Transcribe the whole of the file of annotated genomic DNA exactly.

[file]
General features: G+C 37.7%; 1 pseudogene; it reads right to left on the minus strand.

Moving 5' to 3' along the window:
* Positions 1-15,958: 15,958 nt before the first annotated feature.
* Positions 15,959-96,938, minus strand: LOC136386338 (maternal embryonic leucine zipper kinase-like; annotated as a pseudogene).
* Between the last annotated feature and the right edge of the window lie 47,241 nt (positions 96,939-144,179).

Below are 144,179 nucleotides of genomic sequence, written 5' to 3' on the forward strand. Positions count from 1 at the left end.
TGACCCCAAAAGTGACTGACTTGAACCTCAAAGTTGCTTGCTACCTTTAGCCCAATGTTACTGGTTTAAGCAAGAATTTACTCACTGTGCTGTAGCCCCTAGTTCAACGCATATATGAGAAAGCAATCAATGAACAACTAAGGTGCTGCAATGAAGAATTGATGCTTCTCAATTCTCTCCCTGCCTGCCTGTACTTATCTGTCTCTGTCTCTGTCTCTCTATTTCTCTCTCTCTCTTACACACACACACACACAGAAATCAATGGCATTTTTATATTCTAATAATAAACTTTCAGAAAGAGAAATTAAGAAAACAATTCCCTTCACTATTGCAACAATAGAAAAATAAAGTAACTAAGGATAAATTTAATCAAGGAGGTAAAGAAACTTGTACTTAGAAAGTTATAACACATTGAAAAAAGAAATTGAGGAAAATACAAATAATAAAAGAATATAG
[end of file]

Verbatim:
General features: G+C 37.7%; 1 pseudogene; it reads right to left on the minus strand.

Moving 5' to 3' along the window:
* Positions 1-15,958: 15,958 nt before the first annotated feature.
* Positions 15,959-96,938, minus strand: LOC136386338 (maternal embryonic leucine zipper kinase-like; annotated as a pseudogene).
* Between the last annotated feature and the right edge of the window lie 47,241 nt (positions 96,939-144,179).

Below are 144,179 nucleotides of genomic sequence, written 5' to 3' on the forward strand. Positions count from 1 at the left end.
TGACCCCAAAAGTGACTGACTTGAACCTCAAAGTTGCTTGCTACCTTTAGCCCAATGTTACTGGTTTAAGCAAGAATTTACTCACTGTGCTGTAGCCCCTAGTTCAACGCATATATGAGAAAGCAATCAATGAACAACTAAGGTGCTGCAATGAAGAATTGATGCTTCTCAATTCTCTCCCTGCCTGCCTGTACTTATCTGTCTCTGTCTCTGTCTCTCTATTTCTCTCTCTCTCTTACACACACACACACACAGAAATCAATGGCATTTTTATATTCTAATAATAAACTTTCAGAAAGAGAAATTAAGAAAACAATTCCCTTCACTATTGCAACAATAGAAAAATAAAGTAACTAAGGATAAATTTAATCAAGGAGGTAAAGAAACTTGTACTTAGAAAGTTATAACACATTGAAAAAAGAAATTGAGGAAAATACAAATAATAAAAGAATATAG